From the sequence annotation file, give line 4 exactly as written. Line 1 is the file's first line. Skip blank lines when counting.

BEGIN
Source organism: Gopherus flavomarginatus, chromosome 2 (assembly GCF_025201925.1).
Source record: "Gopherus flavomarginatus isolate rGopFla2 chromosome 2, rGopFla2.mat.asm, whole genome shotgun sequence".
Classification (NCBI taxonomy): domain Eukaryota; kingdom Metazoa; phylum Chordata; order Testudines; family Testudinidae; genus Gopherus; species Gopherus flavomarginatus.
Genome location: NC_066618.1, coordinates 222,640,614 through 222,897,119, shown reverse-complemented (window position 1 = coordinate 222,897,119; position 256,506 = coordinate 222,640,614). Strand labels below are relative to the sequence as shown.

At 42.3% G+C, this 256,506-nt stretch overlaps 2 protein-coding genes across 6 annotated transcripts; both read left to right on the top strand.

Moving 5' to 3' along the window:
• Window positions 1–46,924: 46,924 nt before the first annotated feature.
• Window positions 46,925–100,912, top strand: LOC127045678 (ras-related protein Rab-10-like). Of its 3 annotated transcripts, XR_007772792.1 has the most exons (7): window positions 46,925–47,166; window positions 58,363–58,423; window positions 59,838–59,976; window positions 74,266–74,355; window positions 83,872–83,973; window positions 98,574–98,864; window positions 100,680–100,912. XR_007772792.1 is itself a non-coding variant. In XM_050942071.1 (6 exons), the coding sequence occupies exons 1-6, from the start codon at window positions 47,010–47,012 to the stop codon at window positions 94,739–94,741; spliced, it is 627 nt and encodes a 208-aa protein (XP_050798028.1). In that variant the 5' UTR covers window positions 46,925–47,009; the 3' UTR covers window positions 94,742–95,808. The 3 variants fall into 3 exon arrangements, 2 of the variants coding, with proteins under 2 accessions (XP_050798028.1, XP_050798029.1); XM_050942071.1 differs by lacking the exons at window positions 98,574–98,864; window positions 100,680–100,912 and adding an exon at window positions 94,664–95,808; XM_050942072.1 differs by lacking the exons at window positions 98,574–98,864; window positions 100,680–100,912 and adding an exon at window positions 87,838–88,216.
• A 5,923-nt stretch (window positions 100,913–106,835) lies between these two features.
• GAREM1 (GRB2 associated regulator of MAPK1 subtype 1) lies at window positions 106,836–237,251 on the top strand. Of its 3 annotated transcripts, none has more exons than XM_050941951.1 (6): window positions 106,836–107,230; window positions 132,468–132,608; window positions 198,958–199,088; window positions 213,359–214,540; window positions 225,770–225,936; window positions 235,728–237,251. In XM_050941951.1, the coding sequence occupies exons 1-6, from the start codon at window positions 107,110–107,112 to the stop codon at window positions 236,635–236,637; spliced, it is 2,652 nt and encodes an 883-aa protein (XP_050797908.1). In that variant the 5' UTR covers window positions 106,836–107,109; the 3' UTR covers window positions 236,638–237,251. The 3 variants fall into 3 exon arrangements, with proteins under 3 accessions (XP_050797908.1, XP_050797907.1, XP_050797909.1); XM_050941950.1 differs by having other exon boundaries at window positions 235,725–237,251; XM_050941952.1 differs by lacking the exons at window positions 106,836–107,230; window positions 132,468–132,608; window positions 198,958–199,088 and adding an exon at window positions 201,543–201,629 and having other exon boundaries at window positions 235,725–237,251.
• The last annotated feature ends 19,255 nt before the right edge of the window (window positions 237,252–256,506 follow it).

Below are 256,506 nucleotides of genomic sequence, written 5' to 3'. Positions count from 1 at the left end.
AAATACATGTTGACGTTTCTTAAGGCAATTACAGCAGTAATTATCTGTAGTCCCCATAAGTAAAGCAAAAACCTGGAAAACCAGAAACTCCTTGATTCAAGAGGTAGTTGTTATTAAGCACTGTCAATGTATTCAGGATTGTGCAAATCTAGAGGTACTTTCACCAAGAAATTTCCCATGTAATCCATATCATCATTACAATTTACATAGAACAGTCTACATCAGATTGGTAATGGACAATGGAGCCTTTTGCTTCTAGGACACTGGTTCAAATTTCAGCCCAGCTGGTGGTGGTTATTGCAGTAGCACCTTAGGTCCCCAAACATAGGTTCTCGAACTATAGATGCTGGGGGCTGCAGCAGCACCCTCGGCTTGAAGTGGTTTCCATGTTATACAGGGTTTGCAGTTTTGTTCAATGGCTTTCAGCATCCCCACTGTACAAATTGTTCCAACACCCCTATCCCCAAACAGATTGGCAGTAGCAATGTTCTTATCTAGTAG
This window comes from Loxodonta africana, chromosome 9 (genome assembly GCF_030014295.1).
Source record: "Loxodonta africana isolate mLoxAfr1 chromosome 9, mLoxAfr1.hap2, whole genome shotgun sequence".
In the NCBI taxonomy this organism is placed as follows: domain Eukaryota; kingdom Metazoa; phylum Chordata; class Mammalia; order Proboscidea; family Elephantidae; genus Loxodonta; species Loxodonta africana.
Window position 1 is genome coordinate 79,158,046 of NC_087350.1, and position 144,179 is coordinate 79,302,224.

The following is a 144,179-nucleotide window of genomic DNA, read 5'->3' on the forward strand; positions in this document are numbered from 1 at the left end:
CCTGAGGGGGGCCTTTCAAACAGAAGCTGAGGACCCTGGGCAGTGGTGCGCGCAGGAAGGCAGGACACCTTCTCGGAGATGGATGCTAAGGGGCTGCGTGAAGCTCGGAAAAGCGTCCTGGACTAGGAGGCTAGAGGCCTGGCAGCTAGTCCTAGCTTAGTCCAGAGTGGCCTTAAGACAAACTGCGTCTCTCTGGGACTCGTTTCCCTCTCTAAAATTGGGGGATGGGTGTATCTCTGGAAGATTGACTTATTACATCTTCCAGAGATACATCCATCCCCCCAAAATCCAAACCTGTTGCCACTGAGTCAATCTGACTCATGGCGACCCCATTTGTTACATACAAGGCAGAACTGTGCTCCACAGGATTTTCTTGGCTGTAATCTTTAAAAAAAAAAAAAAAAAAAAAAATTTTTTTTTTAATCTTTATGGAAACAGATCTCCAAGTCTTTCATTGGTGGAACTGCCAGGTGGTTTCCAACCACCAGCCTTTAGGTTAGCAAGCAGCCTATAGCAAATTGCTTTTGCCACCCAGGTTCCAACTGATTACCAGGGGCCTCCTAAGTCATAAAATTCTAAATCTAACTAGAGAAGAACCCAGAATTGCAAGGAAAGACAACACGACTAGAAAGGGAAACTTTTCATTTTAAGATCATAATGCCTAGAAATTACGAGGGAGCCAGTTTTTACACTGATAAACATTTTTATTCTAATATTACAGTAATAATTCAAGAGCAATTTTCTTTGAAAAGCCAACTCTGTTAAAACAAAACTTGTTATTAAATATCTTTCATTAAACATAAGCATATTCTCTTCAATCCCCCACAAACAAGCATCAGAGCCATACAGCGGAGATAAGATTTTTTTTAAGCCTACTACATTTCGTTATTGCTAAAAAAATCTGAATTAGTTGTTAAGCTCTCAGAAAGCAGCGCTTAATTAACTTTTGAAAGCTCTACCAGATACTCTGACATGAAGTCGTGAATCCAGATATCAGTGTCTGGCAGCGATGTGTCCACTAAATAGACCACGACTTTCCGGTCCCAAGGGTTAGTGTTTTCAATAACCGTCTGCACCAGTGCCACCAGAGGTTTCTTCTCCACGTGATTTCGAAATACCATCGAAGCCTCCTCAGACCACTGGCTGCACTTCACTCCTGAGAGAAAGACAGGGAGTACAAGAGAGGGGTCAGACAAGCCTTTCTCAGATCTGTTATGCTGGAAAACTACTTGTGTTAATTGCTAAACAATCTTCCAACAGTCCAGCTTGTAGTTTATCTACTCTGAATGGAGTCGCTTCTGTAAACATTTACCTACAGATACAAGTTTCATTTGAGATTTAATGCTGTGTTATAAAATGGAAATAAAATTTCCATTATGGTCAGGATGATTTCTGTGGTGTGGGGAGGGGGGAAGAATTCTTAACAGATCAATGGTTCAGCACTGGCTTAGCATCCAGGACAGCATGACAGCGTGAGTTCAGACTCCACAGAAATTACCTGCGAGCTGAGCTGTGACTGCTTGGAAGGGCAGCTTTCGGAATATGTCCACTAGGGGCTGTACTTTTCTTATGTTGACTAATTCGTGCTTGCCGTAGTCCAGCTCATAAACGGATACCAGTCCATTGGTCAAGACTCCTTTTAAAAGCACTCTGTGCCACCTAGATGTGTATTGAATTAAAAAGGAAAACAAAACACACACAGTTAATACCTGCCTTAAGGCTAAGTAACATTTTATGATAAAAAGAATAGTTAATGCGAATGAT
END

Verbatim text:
Genome location: NC_066618.1, coordinates 222,640,614 through 222,897,119, shown reverse-complemented (window position 1 = coordinate 222,897,119; position 256,506 = coordinate 222,640,614). Strand labels below are relative to the sequence as shown.